We’re Fed Up With Getting Nothing But Crumbs
New York Assemblyman Ron Kim explains how unions are left with the crumbs after fat cats carve up the pie — and that it's time for things to change.
New York is a city of epic proportions. And what’s true of its skyline is also true of the influence exerted by its deep-pocketed, mega-real-estate developers. What are they after? More profits. And freedom from the consequences of the unscrupulous decisions they often compel by hiring more and more non-union contractors.
Union contractors— who only employ the highest trained workers and have the best records on safety and quality— play a critical role in standing up to these developers. They refuse to skimp on materials, compromise on workmanship, or cut safety corners that cost lives.
But is the deck stacked in favor of non-unionized contractors willing to kowtow to developer pressure? And how much sway do these mega-real-estate developers have over the policymakers who set the rules that pick the winners and losers?
To get an inside perspective on these questions and more, journalist Walker Bragman interviewed Assemblyman Ron Kim for Union Built Matters (video of that interview is at the end of this article). Kim represents Queen’s 40th district, which includes portions of Whitestone, Flushing, Murray Hill and Collegepoint neighborhoods. Kim is no stranger to the plight of working people. He spent the last several months fighting for home care workers who are owed billions in stolen wages. He is currently championing the Grieving Families Act, which could be instrumental in holding negligent contractors to account and incentivizing them to uphold safety standards.
Ron Kim says of big developers, “somehow, somewhere in the dark hours of the night, they cut a deal and unions get crumbs at the very back end.”
Surviving family members of Gregory Ecchevarria and Carlos Moncayo will have recourse to seek compensation from their loved ones' employers through wrongful death lawsuits if Governor Hochul signs the Grieving Families Act into law. Both men died on non-union construction sites and their employers have been cited.
Kim has seen firsthand the shady process by which construction contracts are awarded, and how powerful interests can conspire to place a finger on the scale in favor of non-unionized contractors. “This is still a city that’s run by big developers.” Kim laments, “the big real estate, private equity, hedge fund types, that are behind the dark money that dominate the scene.”
In his own district, Kim has resolutely attempted to “hold the line” and bring in union subcontractors from the very early stages of the projects all the way through the end. However, he finds his efforts are stymied by the forces of big developer money— “somehow, somewhere in the dark hours of the night, they cut a deal and unions get crumbs at the very back end.”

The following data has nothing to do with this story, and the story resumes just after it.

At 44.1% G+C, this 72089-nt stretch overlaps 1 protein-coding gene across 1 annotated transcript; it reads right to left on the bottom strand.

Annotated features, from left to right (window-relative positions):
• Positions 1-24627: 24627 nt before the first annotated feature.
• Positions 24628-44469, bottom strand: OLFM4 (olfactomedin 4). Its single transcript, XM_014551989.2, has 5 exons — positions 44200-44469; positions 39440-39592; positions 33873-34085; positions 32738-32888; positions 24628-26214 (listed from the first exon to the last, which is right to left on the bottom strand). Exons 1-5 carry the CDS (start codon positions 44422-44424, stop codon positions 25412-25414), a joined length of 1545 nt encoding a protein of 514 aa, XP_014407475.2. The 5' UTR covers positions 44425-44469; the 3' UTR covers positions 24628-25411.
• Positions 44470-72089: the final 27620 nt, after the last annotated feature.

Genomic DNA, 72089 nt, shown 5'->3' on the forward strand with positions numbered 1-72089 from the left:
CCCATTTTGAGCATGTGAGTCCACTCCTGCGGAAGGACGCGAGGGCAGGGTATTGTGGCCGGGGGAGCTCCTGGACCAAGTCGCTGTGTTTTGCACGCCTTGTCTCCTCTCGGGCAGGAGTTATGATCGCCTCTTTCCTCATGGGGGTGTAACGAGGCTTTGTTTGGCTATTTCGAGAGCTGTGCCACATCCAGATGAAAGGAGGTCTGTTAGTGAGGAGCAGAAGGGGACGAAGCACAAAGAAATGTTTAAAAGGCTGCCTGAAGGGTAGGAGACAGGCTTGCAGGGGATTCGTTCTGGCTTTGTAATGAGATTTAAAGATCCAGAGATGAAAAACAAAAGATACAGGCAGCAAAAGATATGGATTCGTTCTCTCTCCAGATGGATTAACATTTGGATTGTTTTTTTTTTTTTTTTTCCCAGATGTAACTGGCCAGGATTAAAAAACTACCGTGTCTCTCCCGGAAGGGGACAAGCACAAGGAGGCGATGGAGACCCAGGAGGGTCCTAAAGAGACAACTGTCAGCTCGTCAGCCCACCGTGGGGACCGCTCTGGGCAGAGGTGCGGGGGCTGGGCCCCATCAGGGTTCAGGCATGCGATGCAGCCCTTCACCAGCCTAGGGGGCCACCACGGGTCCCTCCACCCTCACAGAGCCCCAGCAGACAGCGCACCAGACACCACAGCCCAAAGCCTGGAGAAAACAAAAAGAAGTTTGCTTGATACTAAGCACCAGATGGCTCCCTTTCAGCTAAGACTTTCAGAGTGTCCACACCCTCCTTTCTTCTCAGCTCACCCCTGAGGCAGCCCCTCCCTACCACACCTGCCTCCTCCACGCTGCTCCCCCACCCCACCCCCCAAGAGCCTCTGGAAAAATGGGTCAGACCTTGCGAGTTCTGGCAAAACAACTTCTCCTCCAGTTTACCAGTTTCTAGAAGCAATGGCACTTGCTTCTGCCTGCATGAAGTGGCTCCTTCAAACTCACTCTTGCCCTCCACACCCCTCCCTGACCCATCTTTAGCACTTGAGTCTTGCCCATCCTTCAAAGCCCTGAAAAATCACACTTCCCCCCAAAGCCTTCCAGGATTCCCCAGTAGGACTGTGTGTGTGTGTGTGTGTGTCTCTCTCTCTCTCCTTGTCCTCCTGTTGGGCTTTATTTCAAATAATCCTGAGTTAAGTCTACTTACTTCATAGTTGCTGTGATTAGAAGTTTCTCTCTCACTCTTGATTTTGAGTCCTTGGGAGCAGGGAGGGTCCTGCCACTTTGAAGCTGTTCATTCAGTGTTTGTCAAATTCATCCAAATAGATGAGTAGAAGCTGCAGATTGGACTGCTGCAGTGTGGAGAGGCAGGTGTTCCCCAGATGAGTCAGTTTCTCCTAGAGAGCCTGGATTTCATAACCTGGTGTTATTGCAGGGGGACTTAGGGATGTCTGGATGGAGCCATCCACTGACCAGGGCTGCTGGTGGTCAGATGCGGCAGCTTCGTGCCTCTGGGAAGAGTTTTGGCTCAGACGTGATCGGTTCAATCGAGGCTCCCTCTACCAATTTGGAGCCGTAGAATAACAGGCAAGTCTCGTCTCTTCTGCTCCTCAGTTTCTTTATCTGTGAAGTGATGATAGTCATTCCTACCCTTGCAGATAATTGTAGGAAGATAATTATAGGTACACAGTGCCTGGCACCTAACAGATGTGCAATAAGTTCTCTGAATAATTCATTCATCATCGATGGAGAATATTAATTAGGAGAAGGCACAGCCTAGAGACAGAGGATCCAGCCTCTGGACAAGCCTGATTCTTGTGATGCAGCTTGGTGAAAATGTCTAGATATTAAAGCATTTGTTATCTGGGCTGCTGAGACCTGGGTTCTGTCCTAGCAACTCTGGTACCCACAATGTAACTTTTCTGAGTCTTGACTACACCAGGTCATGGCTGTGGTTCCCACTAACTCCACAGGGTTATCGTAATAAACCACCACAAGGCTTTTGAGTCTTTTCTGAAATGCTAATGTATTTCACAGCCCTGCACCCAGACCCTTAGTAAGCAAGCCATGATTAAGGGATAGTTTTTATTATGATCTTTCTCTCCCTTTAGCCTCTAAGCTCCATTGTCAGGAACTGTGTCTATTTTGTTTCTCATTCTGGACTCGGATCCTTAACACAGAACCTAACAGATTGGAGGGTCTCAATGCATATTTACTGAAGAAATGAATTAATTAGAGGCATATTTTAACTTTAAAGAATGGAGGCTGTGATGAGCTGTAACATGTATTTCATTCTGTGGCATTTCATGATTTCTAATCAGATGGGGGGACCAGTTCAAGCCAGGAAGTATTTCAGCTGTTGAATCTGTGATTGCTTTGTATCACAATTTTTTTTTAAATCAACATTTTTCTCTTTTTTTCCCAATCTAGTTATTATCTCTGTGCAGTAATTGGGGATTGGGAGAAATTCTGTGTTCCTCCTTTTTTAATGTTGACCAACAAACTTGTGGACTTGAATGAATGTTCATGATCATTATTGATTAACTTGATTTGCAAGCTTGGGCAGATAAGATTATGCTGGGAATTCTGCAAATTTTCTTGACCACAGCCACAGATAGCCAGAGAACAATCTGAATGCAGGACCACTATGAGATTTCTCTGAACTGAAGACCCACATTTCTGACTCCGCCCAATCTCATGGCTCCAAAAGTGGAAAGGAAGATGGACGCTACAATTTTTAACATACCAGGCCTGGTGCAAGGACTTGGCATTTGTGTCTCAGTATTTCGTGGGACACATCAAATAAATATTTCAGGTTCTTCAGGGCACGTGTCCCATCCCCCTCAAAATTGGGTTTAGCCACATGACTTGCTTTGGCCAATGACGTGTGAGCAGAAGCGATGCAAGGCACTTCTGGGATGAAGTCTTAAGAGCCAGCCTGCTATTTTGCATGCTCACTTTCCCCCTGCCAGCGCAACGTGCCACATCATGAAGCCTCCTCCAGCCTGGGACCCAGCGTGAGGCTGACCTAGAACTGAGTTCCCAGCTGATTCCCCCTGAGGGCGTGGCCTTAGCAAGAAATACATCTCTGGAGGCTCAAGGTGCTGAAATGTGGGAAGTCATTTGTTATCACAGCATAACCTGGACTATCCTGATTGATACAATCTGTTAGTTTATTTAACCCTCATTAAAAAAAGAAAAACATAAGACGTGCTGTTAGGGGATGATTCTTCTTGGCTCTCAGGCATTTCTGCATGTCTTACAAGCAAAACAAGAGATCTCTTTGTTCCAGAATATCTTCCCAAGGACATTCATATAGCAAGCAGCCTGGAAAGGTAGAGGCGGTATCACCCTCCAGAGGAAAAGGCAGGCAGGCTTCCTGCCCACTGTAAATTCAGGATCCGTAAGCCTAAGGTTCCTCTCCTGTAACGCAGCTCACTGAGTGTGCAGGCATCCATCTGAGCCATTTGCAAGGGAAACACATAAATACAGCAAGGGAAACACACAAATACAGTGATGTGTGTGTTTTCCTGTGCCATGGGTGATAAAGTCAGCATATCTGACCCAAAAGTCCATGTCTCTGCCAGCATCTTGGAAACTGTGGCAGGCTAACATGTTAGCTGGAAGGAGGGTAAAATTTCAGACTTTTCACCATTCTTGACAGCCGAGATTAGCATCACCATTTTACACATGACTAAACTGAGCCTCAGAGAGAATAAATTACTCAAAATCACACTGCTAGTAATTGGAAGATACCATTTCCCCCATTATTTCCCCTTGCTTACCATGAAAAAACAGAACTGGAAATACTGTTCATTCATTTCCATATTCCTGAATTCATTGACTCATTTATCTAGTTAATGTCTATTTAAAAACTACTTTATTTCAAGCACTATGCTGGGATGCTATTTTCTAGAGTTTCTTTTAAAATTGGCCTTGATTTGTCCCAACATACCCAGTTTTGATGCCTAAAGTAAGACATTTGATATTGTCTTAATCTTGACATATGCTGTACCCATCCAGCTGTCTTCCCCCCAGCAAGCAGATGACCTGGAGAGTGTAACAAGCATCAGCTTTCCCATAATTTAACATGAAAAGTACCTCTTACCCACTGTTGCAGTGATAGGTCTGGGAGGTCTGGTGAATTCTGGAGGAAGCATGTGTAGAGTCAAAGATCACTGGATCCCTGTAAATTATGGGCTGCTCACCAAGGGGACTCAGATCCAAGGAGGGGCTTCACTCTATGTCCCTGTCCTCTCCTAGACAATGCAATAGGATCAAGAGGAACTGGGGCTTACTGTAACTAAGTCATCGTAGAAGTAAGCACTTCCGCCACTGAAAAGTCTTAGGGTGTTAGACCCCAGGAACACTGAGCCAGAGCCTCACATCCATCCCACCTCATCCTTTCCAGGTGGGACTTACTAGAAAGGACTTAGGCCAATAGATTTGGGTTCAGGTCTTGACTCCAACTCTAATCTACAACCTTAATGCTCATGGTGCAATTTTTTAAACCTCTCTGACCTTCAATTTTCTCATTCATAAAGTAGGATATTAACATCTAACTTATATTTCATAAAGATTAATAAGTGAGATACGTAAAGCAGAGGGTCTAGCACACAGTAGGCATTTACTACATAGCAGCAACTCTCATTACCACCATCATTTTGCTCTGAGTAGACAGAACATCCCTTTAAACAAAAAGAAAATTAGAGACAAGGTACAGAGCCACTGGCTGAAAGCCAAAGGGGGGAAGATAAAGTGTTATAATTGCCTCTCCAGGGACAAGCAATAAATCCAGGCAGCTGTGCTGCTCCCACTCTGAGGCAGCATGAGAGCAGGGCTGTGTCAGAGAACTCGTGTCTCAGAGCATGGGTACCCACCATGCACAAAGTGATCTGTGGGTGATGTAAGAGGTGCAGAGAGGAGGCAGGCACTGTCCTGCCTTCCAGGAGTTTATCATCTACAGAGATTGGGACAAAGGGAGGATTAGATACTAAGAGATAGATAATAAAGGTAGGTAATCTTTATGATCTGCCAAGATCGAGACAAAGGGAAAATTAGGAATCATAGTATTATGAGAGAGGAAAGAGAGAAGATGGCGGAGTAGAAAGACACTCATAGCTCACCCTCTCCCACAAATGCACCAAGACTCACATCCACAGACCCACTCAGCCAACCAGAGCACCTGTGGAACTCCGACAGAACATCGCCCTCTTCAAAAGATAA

But while those big money interests are doing all they can behind closed doors to cut union workers out, all over the country— outside of Starbucks’, Chipotle’s, Amazon warehouses and on social media feeds— a populist wave of pro-union sentiment is rising. In fact, unions are more popular today than they have been in sixty years. For Kim’s part, he acknowledges the momentum that is starting to build, and believes that “with a few more successes, we will see a new movement towards the next unionizing chapter in this country.” A chapter in which the wealth disparity— which has been increasing for decades as union membership declined commensurately— will finally reverse course.
Assemblyman Kim represents portions of Whitestone, Flushing, Murray Hill and Collegepoint neighborhoods in northern Queens.
While there are encouraging signs, there is still much work left to do. The forces steering this industry are formidable and will find new ways to maintain their grip on money and power. In Kim's opinion, to truly level the playing field, we will need to“surgically root out the ability [of big money] to influence policy makers.” If we don’t, “we will continue to have contracts that are not unionized, while our union brothers and sisters are left wondering, ‘why are we only getting crumbs at the very end?’” Here are a few of the changes we can fight for.
We can amplify the workplace fatalities registry, making it harder for unscrupulous contractors to hide their fatal negligence.
We can urge Governor Kathy Hochul to enact Carlos’ Law, amplifying fines for those unscrupulous contractors beyond mere “monopoly money.”
We can enforce Local Law 196 to ensure construction workers receive vital training.
We can hire more inspectors.
We can pass the Grieving Families Act.
And, perhaps most importantly, we can make it a common practice that all real estate shoppers ask their realtor: “Who built this building?”
Follow Assemblyman Ron Kim on Twitter @rontkim
Walker Bragman is a journalist based out of New York.
Mark Colangelo is a writer and blogger.
The Union-Built Matters interview with Assemblyman Ron Kim: Unions are "tired of getting nothing but crumbs"
New York Assemblyman Ron Kim sits down with journalist Walker Bragman to discuss the powerful and negative influence that big money developers, donors and lobbyists have in deciding how work is distributed and run in state industries.
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